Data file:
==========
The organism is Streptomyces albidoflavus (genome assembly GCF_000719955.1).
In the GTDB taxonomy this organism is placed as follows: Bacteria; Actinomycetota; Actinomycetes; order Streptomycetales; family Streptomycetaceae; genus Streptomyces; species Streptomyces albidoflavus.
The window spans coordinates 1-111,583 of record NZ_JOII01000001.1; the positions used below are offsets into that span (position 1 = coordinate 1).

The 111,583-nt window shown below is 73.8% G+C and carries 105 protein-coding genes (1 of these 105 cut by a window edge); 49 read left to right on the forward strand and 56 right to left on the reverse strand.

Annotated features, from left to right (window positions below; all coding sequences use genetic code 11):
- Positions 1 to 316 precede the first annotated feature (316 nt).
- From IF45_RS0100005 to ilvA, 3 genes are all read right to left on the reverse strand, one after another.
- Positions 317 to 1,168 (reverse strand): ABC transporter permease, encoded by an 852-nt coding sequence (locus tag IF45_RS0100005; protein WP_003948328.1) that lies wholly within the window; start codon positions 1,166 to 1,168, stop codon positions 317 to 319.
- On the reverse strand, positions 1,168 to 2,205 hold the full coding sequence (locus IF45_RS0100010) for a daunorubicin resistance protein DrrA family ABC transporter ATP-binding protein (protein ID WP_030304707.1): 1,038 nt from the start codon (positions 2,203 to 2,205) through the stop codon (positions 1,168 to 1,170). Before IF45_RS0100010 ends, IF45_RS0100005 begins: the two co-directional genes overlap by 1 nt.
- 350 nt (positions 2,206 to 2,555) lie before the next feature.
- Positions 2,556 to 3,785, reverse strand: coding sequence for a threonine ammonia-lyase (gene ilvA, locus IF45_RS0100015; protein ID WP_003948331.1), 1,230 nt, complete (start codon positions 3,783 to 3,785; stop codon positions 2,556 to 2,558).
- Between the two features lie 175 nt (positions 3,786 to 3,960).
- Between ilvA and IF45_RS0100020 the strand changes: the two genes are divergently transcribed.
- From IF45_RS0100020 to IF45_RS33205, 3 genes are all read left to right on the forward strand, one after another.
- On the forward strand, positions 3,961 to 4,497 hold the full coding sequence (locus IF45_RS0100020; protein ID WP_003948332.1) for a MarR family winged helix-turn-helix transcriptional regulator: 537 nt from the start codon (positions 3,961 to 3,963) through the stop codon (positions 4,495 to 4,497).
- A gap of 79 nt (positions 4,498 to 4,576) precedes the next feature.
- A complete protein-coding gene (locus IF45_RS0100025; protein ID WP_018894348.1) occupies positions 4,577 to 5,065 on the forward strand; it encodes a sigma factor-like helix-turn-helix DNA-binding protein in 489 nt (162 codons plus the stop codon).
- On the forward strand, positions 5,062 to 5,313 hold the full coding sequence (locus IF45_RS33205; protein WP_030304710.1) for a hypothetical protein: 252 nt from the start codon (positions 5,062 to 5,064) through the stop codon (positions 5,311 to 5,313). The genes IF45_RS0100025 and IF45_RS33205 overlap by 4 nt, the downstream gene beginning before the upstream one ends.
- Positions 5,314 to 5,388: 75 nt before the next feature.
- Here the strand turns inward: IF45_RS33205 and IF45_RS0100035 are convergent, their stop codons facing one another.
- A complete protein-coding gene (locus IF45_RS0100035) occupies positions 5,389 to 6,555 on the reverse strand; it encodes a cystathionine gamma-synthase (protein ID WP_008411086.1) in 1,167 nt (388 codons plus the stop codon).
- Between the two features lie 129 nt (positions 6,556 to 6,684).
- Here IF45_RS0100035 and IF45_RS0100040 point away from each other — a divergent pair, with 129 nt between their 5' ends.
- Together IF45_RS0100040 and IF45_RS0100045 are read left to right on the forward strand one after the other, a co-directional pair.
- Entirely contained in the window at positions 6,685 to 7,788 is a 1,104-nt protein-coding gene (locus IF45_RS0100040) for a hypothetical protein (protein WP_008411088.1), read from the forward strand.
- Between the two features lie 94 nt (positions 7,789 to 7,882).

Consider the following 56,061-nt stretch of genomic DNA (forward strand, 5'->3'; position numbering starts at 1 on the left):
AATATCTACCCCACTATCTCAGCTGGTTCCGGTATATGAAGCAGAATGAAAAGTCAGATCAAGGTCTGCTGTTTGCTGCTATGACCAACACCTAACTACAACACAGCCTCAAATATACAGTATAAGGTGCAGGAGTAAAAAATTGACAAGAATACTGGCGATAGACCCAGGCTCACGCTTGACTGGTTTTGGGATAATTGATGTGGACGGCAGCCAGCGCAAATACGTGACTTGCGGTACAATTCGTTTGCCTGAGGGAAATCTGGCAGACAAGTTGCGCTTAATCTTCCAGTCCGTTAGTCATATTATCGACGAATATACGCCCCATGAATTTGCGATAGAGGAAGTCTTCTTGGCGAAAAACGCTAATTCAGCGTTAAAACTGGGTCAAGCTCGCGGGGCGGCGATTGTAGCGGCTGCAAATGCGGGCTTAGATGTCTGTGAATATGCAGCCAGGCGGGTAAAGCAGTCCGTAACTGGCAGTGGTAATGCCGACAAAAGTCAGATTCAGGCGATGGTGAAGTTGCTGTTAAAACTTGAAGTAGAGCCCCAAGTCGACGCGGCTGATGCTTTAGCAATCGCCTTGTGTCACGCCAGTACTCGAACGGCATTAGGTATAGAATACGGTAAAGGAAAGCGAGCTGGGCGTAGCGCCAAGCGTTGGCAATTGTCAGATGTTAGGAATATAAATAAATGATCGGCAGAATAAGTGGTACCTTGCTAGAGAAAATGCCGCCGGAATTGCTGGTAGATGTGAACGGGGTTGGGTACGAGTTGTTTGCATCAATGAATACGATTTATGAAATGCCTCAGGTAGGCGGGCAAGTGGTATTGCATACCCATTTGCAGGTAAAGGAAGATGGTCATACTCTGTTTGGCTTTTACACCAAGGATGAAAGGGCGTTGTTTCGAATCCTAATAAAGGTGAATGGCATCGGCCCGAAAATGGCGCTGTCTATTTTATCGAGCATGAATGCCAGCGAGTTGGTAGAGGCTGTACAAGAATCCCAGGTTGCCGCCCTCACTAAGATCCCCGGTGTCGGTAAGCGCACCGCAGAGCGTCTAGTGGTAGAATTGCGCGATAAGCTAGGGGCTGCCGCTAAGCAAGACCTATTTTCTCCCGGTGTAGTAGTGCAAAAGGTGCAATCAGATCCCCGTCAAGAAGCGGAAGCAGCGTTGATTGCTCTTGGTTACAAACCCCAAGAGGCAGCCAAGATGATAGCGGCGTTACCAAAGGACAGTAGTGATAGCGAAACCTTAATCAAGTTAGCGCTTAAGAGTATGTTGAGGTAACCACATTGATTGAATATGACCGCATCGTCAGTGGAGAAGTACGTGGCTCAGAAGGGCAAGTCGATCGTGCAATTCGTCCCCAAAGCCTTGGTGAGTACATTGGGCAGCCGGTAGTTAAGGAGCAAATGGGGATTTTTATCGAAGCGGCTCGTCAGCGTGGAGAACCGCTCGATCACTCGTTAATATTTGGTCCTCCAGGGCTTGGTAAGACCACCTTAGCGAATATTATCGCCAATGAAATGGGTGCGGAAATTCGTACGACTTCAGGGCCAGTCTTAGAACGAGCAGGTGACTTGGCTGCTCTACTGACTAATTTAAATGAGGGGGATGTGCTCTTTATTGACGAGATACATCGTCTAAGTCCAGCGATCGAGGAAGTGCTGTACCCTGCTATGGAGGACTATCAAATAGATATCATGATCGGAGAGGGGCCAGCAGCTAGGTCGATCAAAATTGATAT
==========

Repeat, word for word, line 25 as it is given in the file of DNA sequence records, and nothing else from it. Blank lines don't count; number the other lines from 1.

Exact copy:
- Entirely contained in the window at positions 6,685 to 7,788 is a 1,104-nt protein-coding gene (locus IF45_RS0100040) for a hypothetical protein (protein WP_008411088.1), read from the forward strand.